Magazine
Monumental chaos

October 25, 1999

New Mexico's Petroglyph National Monument is threatened by problems that include the runaway growth of the neighboring city of Albuquerque, disagreements over how to manage the resource, and a controversial, embattled superintendent, Judith Cordova.

Feature

Monumental chaos
New Mexico's Petroglyph National Monument is threatened by problems that include the runaway growth of the neighboring city of Albuquerque, disagreements over how to manage the resource, and a controversial, embattled superintendent, Judith Cordova.
Bones of Contention
Anthropologist Christy Turner has stirred up a lot of controversy with his book, "Man Corn: Cannibalism and Violence in the Prehistoric American Southwest."

Sidebar

We're the good guys
In her own words, Petroglyph National Monument Supervisor Judith Cordova defends her record on the job.
An overall poor attitude
A Park Service team conducted an "oversight review" of Petroglyph National Monument that cited "communication and morale" as big problems for employees.
You have to show you care
In his own words, Albuquerque's Open Space Division director Matthew Schmader discusses the problem of vandalism in the park, and how to prevent it.
It should embarrass the Park Service
In his own words, Dave Simon, Southwest Regional director of the National Parks and Conservation Association, criticizes what the Park Service has done in Petroglyph.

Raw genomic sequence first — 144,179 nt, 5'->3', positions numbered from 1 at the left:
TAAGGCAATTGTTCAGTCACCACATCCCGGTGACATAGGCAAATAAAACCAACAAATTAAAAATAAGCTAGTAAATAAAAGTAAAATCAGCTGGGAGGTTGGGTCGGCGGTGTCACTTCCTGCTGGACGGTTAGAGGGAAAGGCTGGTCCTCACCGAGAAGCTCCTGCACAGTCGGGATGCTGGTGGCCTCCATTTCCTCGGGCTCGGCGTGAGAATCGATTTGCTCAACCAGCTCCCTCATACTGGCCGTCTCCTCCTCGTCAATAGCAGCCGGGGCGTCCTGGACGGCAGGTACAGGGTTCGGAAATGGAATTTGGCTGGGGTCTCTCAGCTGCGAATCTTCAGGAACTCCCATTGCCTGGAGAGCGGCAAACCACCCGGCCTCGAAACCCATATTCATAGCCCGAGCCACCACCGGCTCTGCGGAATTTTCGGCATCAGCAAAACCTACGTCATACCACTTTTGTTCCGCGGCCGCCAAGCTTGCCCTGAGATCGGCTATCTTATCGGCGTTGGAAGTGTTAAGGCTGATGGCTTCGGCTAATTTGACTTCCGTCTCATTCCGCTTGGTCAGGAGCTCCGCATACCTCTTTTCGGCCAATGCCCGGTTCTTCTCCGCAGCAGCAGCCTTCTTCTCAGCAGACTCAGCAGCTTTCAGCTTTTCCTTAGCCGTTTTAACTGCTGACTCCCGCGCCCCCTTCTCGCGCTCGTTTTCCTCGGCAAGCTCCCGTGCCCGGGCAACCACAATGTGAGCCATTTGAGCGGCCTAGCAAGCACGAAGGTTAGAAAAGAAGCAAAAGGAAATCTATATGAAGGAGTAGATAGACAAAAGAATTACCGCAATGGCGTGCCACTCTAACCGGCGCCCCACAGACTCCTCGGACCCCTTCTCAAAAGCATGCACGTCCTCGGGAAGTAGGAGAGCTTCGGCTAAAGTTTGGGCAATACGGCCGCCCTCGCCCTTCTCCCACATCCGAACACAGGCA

Harsh words from inside the Beltway
A Washington Post columnist hits a nerve in Wyoming when he scolds the state for its dependence on oil and gas, lack of leadership and scarcity of good jobs.

Uncommon Westerners

A man to match our mountains
Legendary mountaineer and outdoor educator Paul Petzoldt, who founded the National Outdoor Leadership Training School (NOLS) and the Wilderness Education Association, has died at the age of 91.

Essays

Finally, a National Grassland Wilderness?
The Forest Service is setting a hopeful precedent by recommending five roadless areas for wilderness designation in national grasslands in North and South Dakota and Wyoming.

Book Reviews

See the secret desert
In Culver City, Calif., the Center for Land Use Interpretation is featuring an exhibit on Nevada's Nellis Air Force Bombing and Gunnery Range, home of the notorious - and mysterious - Area 51.
Powerful Images at the Heard Museum
The Heard Museum in Phoenix, Ariz., is planning three major exhibits on Indian culture for the year 2000.
Home Free
The Humane Society of the United States has begun its own land trust, the Wildlife Land Trust, which is particularly dedicated to wildlife protection.
Living in the outdoors
The completely revised and rewritten book, "The National Outdoor Leadership School's Wilderness Guide" by Mark Harvey, is a well-written guide to being in the forests, deserts and high country.
Environmental Restoration Conference
The Environmental Restoration Conference, "Challenges for the New Millennium," will be held Nov. 11-13 in Tucson, Arizona.